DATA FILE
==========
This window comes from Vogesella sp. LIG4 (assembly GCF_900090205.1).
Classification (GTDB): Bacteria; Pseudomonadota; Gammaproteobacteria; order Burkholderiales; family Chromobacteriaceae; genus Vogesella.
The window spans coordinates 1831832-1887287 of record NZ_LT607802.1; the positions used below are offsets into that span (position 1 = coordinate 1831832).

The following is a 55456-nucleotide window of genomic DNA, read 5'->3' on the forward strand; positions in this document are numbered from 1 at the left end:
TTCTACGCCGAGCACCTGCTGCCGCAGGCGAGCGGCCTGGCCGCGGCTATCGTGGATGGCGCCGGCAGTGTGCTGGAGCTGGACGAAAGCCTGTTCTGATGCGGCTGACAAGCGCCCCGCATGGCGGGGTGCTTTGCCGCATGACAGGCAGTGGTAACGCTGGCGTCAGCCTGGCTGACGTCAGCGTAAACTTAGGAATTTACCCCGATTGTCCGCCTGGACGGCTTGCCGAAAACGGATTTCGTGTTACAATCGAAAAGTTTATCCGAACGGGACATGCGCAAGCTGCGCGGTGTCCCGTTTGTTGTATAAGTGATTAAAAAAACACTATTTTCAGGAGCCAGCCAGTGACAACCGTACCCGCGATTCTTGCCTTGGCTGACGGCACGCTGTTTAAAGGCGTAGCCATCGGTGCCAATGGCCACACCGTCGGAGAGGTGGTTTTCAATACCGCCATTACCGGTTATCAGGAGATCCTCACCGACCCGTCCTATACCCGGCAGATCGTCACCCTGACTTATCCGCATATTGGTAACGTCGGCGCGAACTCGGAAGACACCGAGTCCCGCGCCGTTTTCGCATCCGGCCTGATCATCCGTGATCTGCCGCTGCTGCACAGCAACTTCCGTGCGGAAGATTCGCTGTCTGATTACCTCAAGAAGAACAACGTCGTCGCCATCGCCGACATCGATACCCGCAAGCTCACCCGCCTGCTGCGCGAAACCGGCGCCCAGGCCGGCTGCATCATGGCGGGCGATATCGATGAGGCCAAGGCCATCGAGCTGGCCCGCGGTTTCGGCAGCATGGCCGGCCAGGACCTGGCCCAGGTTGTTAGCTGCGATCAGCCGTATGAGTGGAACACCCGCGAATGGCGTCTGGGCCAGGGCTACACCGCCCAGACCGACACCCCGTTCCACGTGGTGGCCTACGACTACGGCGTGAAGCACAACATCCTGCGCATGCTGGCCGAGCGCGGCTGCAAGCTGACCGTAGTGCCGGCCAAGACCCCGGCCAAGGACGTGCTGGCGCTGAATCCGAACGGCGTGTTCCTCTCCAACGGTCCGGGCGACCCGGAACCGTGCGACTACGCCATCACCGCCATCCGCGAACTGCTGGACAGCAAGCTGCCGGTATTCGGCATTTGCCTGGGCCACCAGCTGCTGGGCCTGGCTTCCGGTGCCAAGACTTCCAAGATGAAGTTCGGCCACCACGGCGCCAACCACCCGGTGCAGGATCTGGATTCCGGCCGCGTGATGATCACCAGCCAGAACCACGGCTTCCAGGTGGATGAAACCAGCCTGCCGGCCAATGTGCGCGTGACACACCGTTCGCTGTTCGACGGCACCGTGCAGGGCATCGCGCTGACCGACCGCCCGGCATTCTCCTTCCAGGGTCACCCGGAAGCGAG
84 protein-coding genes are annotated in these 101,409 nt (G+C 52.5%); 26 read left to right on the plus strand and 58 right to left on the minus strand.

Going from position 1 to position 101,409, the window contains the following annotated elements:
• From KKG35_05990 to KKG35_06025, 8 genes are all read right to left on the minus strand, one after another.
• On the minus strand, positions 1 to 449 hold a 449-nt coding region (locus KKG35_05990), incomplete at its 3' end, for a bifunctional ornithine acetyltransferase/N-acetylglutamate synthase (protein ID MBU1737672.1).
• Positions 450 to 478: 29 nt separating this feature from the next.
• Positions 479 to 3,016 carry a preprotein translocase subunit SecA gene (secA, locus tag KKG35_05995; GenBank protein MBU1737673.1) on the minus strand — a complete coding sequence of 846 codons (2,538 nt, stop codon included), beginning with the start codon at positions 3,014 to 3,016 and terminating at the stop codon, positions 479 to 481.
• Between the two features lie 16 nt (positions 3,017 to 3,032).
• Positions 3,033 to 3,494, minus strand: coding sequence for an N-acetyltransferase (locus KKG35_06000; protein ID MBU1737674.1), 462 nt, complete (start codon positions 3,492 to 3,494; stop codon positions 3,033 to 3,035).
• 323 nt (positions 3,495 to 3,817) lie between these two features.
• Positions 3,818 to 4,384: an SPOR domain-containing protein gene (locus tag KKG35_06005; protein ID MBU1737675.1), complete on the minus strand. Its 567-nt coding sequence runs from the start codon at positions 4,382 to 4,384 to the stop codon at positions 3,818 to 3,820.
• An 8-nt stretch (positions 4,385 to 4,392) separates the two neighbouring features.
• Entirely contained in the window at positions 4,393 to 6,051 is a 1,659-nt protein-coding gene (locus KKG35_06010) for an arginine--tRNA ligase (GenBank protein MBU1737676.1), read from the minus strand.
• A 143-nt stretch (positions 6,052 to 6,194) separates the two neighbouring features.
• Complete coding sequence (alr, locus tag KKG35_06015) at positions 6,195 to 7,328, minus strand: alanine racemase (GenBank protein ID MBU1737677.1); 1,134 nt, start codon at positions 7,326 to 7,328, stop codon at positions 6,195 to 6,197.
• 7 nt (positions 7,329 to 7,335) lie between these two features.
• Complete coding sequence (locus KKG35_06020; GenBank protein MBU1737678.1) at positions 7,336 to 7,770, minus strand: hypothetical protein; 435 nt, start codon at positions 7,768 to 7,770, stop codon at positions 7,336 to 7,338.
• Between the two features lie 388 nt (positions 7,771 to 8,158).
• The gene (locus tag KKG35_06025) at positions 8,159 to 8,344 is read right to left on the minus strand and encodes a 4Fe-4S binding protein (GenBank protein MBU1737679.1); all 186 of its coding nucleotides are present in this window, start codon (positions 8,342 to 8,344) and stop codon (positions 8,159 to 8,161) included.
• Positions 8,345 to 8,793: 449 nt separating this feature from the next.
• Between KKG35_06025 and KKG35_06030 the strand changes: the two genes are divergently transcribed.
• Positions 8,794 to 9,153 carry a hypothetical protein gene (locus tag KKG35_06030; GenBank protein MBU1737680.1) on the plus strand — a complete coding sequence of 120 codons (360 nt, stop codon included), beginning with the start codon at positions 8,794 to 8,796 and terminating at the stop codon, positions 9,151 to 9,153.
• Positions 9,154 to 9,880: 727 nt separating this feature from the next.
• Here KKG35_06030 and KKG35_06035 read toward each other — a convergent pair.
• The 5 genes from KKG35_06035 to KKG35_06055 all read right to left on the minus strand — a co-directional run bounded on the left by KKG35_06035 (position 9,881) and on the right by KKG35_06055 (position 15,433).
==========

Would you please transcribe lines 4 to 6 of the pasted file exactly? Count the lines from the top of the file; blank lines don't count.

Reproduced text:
The following is a 55456-nucleotide window of genomic DNA, read 5'->3' on the forward strand; positions in this document are numbered from 1 at the left end:
TTCTACGCCGAGCACCTGCTGCCGCAGGCGAGCGGCCTGGCCGCGGCTATCGTGGATGGCGCCGGCAGTGTGCTGGAGCTGGACGAAAGCCTGTTCTGATGCGGCTGACAAGCGCCCCGCATGGCGGGGTGCTTTGCCGCATGACAGGCAGTGGTAACGCTGGCGTCAGCCTGGCTGACGTCAGCGTAAACTTAGGAATTTACCCCGATTGTCCGCCTGGACGGCTTGCCGAAAACGGATTTCGTGTTACAATCGAAAAGTTTATCCGAACGGGACATGCGCAAGCTGCGCGGTGTCCCGTTTGTTGTATAAGTGATTAAAAAAACACTATTTTCAGGAGCCAGCCAGTGACAACCGTACCCGCGATTCTTGCCTTGGCTGACGGCACGCTGTTTAAAGGCGTAGCCATCGGTGCCAATGGCCACACCGTCGGAGAGGTGGTTTTCAATACCGCCATTACCGGTTATCAGGAGATCCTCACCGACCCGTCCTATACCCGGCAGATCGTCACCCTGACTTATCCGCATATTGGTAACGTCGGCGCGAACTCGGAAGACACCGAGTCCCGCGCCGTTTTCGCATCCGGCCTGATCATCCGTGATCTGCCGCTGCTGCACAGCAACTTCCGTGCGGAAGATTCGCTGTCTGATTACCTCAAGAAGAACAACGTCGTCGCCATCGCCGACATCGATACCCGCAAGCTCACCCGCCTGCTGCGCGAAACCGGCGCCCAGGCCGGCTGCATCATGGCGGGCGATATCGATGAGGCCAAGGCCATCGAGCTGGCCCGCGGTTTCGGCAGCATGGCCGGCCAGGACCTGGCCCAGGTTGTTAGCTGCGATCAGCCGTATGAGTGGAACACCCGCGAATGGCGTCTGGGCCAGGGCTACACCGCCCAGACCGACACCCCGTTCCACGTGGTGGCCTACGACTACGGCGTGAAGCACAACATCCTGCGCATGCTGGCCGAGCGCGGCTGCAAGCTGACCGTAGTGCCGGCCAAGACCCCGGCCAAGGACGTGCTGGCGCTGAATCCGAACGGCGTGTTCCTCTCCAACGGTCCGGGCGACCCGGAACCGTGCGACTACGCCATCACCGCCATCCGCGAACTGCTGGACAGCAAGCTGCCGGTATTCGGCATTTGCCTGGGCCACCAGCTGCTGGGCCTGGCTTCCGGTGCCAAGACTTCCAAGATGAAGTTCGGCCACCACGGCGCCAACCACCCGGTGCAGGATCTGGATTCCGGCCGCGTGATGATCACCAGCCAGAACCACGGCTTCCAGGTGGATGAAACCAGCCTGCCGGCCAATGTGCGCGTGACACACCGTTCGCTGTTCGACGGCACCGTGCAGGGCATCGCGCTGACCGACCGCCCGGCATTCTCCTTCCAGGGTCACCCGGAAGCGAG
84 protein-coding genes are annotated in these 101,409 nt (G+C 52.5%); 26 read left to right on the plus strand and 58 right to left on the minus strand.